Federal Agencies Investigate Soft Contact Lens Use, Solution as Cause of Serious Eye Fungus
AOA Urges Contact Lens Wearers to Take Proper Precautions
Following warnings from the U.S. Food and Drug Administration (FDA) and the Centers for Disease Control and Prevention (CDC) about increased reports of a serious eye fungus among Americans, doctors of optometry from the American Optometric Association's (AOA) Contact Lens and Cornea Section urge contact lens wearers to take proper precautions to prevent the potentially sight-threatening eye infection called Fusarium keratitis.
Bausch & Lomb voluntarily suspended shipment of a contact lens solution Monday after reports from federal health officials that Fusarium keratitis, a severe corneal fungal infection, has been potentially linked to their ReNu® with MoistureLoc® brand contact lens solution.
As of April 9, 2006, 109 cases of suspected Fusarium keratitis are under investigation by the CDC and public health authorities in 17 states around the United States. Federal and state health officials have interviewed 30 of those patients. Of the 28 who wore soft contact lenses, 26 reported using Bausch & Lomb’s ReNu® brand or a generic brand manufactured by Bausch & Lomb.
AOA optometrists are taking an active role in reporting their cases to the CDC and the FDA, where all eye doctors are strongly urged to report diagnosed cases of Fusarium keratitis.
“Patients should be concerned but not alarmed, as the number of patients affected is still relatively small,” said Arthur Epstein, O.D., chair of the Contact Lens and Cornea Section of the AOA and a nationally recognized expert on contact lens complications. “However this is a serious infection that can cause permanent loss of sight. Some patients have reported a significant loss of vision and have undergone corneal transplants. With recent increases in confirmed cases and cases being investigated, it is crucial that the public and eye care professionals are aware and remain vigilant to quickly diagnose and initiate treatment of this serious eye disease.”
U.S. health officials say the investigation is still in the early stages; however, optometrists are cautioning contact lens wearers to be on alert after a recent similar outbreak of severe corneal infections in Asia. According to the CDC, in February, Bausch & Lomb voluntarily withdrew sales of its ReNu® contact lens solution in Singapore and Hong Kong after 39 cases were reported in Singapore.
“It is important that contact lens users seek proper medical attention immediately if they notice changes to their eyes or vision,” said Dr. Epstein. Doctors of optometry urge anyone who experiences the following symptoms to contact their optometrist immediately:
- Sudden blurred or fuzzy vision
- Red and irritated eyes lasting for an unusually long period of time
- Pain in and around the eyes
- Increased sensitivity to light
- Excessive eye tearing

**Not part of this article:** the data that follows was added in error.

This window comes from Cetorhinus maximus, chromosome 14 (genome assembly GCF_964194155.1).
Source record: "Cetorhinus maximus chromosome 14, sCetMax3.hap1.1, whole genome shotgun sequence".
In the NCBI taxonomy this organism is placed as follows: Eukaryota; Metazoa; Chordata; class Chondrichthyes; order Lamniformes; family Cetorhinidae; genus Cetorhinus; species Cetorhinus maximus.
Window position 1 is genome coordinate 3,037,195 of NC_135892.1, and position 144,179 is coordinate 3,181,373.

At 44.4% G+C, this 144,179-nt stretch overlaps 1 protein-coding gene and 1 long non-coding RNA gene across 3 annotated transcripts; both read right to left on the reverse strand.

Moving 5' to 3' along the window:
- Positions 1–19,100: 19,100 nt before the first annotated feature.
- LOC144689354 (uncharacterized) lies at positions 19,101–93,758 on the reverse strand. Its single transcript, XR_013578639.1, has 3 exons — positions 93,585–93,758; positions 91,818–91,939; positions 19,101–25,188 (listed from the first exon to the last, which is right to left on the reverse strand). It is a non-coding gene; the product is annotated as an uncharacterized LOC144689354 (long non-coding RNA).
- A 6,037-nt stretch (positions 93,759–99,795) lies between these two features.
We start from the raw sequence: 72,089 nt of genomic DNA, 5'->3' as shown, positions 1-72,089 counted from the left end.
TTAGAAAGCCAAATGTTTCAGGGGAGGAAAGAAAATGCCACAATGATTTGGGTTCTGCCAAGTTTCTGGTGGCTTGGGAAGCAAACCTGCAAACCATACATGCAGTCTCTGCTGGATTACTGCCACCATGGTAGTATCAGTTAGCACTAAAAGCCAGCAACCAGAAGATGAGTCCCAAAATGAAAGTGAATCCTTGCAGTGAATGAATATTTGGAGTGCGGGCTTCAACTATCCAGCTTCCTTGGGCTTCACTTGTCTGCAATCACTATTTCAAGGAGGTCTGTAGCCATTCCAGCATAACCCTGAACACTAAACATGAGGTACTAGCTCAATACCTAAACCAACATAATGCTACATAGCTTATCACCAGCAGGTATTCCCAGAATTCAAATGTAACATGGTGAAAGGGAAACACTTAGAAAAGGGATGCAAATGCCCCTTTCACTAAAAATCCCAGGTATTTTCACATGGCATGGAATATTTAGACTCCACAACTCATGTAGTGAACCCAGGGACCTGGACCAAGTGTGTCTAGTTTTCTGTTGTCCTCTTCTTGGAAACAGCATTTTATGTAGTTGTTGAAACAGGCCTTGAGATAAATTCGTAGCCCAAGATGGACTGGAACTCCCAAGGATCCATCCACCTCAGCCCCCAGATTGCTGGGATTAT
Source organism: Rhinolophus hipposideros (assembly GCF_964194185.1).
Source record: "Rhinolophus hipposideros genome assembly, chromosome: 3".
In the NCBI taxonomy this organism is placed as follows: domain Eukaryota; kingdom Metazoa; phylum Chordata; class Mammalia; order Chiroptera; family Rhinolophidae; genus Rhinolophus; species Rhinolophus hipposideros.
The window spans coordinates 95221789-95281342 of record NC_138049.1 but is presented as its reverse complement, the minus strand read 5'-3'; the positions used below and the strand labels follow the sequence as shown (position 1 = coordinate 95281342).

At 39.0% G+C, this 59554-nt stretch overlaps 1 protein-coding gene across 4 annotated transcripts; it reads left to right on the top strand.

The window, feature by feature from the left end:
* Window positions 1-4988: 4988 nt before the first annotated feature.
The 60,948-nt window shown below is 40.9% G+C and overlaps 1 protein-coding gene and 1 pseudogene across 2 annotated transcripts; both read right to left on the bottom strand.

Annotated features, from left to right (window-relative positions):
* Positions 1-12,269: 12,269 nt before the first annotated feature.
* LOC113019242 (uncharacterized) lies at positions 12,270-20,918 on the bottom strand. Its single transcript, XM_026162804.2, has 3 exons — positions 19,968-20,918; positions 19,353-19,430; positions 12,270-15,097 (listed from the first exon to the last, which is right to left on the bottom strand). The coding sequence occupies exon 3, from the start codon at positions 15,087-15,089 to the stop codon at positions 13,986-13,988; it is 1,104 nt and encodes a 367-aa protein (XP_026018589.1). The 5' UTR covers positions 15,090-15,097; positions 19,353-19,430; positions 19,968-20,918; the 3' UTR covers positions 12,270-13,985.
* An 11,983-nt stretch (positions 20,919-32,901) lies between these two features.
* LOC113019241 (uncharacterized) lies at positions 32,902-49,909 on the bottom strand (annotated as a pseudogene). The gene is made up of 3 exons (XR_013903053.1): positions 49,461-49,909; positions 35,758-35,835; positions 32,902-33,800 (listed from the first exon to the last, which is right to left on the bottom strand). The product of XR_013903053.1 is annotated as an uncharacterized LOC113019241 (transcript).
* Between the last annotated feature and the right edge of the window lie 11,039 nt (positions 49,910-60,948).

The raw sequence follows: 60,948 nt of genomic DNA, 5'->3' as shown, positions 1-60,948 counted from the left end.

In addition, regardless of which cleaning/disinfecting solution consumers use, contact lens wearers should take extra precautions with lens hygiene habits. According to the AOA, clean and safe handling of contact lenses is one of the most important measures Americans can take to protect their sight.
Top 6 Recommendations for Clean and Safe Contact Lenses
- Always wash your hands before handling contact lenses.
- Carefully and regularly clean contact lenses, as directed by your optometrist. If recommended, rub the contact lenses with fingers and rinse thoroughly before soaking lenses overnight in sufficient multi-purpose solution to completely cover the lens.
- Store lenses in the proper lens storage case and replace the case every three months. Clean the case after each use, and keep it open and dry between cleanings.
- Use only products recommended by your optometrist to clean and disinfect your lenses. Saline solution and rewetting drops are not designed to disinfect lenses.
- Only fresh solution should be used to clean and store contact lenses. Never re-use old solution. Contact lens solution must be changed according to the manufacturer's recommendations, even if the lenses are not used daily.
- Always replace old contacts when you get a new contact lens prescription.
When wearing or cleaning contacts:
- Never put contact lenses in the mouth or moisten them with saliva, which is full of bacteria and a potential source of infection.
- Don’t use tap water or homemade saline solutions. Improper use of solutions has been linked to a potentially blinding condition among soft lens wearers.
- Never use contacts that have not been prescribed by an eye doctor. Contact lens wear is not an option for everyone; consult with an optometrist to see if contact lenses are an appropriate choice for vision correction.
More than 30 million Americans wear contact lenses, according to the Contact Lens Institute. More than 80 percent of contact lens wearers go to an optometrist for their eye care.
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